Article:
Israel is now gearing up for another election, after the one that took place on April 9th did not result in a government. The Likud blames Avigdor Lieberman, the leader of Yisrael Beytenu, for the new elections. Yisrael Beytenu blames Prime Minister Netanyahu.
Who is right?
Well, it would be right to say that Netanyahu was unable to build a ruling coalition because Lieberman made it impossible for him to do so. It would be wrong to say that this led immediately to new elections. Having failed to build a ruling coalition, Mr Netanyahu was expected to return the baton to the President, who would have handed the opportunity to build a coalition to the leader of the Blue and White party, Benny Gantz. Instead Netanyahu called new elections.
Who is Right?
That night Netanyahu fulminated against Lieberman, calling him a leftist. In failing to support a right-wing government, he accused Lieberman over going over to the Left side. In turn, Lieberman shot back: “The man who lives in Caesarea is calling the man who lives in Nokdim, a leftist?” Prime Minister Netanyahu has his private home in Caesarea, on the Mediterranean coast. Avigdor Lieberman lives in the settlement of Nokdim in the heart of Judea and well over the Green Line.
So who is Right? Someone who strives to build a right-wing coalition, or someone who actually lives in the West Bank? Is being Right-wing to do with being a security hawk, or being committed to Jewish settlement in Judea and Samaria (the West Bank)?
Who is Right?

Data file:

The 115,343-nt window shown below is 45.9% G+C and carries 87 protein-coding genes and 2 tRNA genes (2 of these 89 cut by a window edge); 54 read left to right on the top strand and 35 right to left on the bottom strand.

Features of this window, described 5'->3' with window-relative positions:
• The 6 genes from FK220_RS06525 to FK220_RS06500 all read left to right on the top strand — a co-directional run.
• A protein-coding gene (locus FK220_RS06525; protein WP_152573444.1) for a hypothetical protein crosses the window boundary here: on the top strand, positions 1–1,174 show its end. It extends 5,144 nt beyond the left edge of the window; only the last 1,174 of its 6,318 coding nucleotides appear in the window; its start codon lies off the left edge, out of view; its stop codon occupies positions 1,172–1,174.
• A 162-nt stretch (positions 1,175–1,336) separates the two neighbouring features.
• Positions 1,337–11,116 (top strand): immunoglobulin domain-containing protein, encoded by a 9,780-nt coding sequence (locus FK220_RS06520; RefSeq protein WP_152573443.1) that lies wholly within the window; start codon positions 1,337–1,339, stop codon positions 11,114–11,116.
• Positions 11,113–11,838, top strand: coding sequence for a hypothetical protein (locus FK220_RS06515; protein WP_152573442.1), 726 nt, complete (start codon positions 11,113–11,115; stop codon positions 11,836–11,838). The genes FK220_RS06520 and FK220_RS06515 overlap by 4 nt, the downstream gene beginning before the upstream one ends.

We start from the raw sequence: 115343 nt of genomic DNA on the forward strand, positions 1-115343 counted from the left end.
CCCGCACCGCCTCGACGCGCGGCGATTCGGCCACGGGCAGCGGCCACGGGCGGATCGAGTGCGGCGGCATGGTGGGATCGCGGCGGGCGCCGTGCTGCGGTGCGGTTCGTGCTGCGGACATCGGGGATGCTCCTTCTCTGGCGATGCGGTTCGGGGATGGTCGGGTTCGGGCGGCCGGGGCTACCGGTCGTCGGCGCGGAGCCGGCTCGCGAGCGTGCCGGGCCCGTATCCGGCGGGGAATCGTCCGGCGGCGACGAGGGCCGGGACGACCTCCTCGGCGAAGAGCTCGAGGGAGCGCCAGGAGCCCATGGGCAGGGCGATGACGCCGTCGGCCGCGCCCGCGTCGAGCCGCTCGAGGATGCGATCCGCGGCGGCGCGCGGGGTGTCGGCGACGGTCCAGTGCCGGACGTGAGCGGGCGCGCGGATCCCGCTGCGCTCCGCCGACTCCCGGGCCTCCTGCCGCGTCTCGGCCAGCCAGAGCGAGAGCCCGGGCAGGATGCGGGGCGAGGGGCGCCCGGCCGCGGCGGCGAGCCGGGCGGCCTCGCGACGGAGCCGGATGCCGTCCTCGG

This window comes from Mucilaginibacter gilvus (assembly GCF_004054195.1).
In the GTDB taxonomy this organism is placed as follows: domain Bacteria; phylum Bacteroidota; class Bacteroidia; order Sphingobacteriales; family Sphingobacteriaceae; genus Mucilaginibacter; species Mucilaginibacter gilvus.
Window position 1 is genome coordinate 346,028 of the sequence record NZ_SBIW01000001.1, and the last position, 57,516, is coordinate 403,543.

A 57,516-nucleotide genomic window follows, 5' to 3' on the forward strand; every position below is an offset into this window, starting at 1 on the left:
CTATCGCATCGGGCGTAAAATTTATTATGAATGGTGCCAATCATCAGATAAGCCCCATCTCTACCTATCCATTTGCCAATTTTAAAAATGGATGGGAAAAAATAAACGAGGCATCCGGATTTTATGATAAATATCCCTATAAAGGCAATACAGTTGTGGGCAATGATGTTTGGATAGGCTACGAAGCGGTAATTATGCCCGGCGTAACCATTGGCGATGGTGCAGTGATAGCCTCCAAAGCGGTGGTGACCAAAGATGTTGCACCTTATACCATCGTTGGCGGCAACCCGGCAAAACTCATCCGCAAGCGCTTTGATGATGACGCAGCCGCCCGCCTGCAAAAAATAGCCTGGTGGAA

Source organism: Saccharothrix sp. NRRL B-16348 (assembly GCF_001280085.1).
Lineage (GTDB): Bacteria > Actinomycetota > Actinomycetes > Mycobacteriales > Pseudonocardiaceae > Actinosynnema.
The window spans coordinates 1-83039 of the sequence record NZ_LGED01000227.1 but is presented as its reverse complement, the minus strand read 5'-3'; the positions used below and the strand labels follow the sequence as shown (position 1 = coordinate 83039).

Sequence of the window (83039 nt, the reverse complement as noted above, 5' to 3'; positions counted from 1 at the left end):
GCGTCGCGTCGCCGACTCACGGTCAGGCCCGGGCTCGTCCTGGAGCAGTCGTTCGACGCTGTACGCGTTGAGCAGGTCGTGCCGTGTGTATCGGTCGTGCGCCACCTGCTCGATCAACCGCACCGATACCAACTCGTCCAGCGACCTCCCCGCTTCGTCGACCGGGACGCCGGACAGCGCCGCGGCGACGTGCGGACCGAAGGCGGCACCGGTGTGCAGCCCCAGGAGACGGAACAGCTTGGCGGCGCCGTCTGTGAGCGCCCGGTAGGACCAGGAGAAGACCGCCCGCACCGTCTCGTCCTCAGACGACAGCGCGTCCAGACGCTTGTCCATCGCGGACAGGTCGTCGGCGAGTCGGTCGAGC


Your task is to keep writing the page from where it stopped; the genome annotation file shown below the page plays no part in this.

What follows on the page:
Avigdor Lieberman is arguing that he is indeed on the political Right, but that to be on the political Right in Israel does not mean that one must be religious. Lieberman has chosen his moment to take a stand against the significant demands of the Haredi Ultra-Orthodox parties. He will not give his (now-growing) support to a government that kow-tows to the Haredim who demand continued exemption from army service and increasing funds for Yeshivot.
Lieberman is now saying that after the coming elections he will insist on a government made up of Likud (who received 35 seats this time) and Blue/White (who also received 35 seats). With the addition of Lieberman’s party, this would make for a strong, solid, and wholly secular ruling coalition.
Who is right?
Were this come to pass, we might be looking at the opposite of a scenario we floated back in late April: A government that will unlikely make any significant inroads towards ending the military occupation of the Palestinians, but that would probably make big changes to the place of Haredim in Israeli society.
In this Likud-Blue/White-Yisrael Beytenu world, all sorts of possibilities suggest themselves:
- Women may be given full access to the Kotel.
- Conversion laws could be made far more accommodating.
- Moves may begin to replace compulsory military service with compulsory national service for all – Haredim and Arabs included – whereby volunteering for several years in the fire service, for example, would be recognized as just as valuable as army service.
- Funding of Haredi schools may become dependent upon teaching math.
At the same time, such a combination would move hardly an inch towards a Palestinian State. And if Benny Gantz and Avigdor Lieberman’s current statements are anything to go by, Israel would if anything be likely to behave even more harshly towards Hamas.
Bearing in mind progressives cannot have both, would it be right to support a right-wing secular government in Israel? Or would it be right to oppose it?
[The first English-language journalist to call this latest Lieberman twist was Shmuel Rosner. He often writes for the New York Times, and has a regular blog at Rosner’s Domain.]